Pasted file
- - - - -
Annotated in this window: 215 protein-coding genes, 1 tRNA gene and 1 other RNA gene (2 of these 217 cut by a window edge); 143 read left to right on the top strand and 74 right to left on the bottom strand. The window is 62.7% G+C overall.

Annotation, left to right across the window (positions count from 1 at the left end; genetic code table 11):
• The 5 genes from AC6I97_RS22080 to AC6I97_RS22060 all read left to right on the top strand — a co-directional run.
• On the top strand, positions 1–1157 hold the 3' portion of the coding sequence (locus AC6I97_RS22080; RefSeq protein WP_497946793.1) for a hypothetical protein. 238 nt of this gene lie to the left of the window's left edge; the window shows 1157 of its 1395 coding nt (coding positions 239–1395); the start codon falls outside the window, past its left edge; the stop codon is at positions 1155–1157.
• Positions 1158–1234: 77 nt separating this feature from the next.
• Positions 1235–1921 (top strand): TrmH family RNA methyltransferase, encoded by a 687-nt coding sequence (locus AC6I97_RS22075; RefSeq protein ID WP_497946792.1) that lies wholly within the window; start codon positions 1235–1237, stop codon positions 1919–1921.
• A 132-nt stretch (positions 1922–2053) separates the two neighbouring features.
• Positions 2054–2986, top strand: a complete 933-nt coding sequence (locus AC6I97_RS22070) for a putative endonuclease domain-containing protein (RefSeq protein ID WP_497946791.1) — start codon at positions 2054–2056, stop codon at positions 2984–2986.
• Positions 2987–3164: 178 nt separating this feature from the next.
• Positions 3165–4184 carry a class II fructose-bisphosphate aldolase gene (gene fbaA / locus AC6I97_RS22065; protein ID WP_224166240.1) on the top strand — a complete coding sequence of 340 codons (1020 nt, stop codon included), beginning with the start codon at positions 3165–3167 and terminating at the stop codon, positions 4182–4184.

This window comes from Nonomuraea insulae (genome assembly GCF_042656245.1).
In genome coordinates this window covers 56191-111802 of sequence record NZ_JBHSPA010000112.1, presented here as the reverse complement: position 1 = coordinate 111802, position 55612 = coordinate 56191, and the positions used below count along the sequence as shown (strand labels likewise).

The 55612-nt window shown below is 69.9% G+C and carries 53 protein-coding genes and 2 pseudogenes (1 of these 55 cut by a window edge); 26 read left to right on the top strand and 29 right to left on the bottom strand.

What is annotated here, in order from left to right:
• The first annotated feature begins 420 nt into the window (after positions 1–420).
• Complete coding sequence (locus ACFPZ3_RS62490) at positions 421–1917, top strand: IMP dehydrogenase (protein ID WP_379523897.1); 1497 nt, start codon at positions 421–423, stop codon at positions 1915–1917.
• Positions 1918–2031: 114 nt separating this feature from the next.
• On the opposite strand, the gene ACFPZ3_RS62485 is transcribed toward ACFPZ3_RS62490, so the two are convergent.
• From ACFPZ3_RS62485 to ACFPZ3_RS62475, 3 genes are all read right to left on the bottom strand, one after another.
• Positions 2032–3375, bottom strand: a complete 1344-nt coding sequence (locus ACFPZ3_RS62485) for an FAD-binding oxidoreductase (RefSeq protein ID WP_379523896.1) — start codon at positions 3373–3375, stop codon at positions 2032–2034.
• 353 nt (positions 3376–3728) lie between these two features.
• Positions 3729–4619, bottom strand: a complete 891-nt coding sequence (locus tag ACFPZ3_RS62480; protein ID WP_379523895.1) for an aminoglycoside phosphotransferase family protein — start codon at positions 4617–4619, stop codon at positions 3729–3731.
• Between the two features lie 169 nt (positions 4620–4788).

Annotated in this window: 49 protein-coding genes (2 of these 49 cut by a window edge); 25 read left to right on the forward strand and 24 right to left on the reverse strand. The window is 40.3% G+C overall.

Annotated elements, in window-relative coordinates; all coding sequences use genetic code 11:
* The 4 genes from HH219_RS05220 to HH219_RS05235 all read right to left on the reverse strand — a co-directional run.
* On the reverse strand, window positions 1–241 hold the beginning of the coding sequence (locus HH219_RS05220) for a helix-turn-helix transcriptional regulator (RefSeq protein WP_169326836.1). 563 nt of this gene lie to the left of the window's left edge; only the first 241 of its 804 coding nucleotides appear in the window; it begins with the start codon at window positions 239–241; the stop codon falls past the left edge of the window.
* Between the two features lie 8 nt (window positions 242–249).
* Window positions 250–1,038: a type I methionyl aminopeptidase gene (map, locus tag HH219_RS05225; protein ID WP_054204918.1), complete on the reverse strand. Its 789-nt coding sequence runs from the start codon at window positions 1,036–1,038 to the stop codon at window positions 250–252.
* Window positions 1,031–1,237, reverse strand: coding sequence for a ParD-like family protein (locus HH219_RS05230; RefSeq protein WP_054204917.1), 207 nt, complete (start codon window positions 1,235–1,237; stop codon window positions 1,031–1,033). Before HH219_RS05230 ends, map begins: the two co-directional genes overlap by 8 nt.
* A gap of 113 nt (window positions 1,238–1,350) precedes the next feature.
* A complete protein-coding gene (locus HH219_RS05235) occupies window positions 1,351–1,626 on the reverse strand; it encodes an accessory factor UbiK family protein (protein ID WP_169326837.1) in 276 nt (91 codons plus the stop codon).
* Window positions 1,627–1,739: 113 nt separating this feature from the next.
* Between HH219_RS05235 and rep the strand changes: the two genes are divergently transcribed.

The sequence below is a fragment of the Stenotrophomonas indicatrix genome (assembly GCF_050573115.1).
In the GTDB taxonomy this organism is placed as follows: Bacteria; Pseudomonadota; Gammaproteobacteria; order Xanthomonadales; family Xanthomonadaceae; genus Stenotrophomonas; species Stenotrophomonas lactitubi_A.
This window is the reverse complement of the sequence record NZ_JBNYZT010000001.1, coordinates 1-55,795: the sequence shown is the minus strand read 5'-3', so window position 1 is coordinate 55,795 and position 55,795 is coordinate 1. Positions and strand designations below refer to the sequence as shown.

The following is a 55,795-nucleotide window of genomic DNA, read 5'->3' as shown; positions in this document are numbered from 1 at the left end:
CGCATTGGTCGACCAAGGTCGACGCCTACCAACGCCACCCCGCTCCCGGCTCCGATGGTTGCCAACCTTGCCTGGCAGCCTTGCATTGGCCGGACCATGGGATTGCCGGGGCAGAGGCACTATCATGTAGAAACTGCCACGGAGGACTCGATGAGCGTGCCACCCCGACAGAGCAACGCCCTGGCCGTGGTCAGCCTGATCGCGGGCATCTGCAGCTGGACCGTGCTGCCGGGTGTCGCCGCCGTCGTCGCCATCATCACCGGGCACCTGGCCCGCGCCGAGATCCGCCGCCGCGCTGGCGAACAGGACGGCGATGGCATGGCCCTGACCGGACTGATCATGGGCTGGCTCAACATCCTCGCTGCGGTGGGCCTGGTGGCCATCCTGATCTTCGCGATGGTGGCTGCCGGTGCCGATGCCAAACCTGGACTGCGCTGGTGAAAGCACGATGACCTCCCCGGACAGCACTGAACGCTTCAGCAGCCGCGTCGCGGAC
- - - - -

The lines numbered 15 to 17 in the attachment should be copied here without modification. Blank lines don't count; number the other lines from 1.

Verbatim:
• The first annotated feature begins 420 nt into the window (after positions 1–420).
• Complete coding sequence (locus ACFPZ3_RS62490) at positions 421–1917, top strand: IMP dehydrogenase (protein ID WP_379523897.1); 1497 nt, start codon at positions 421–423, stop codon at positions 1915–1917.
• Positions 1918–2031: 114 nt separating this feature from the next.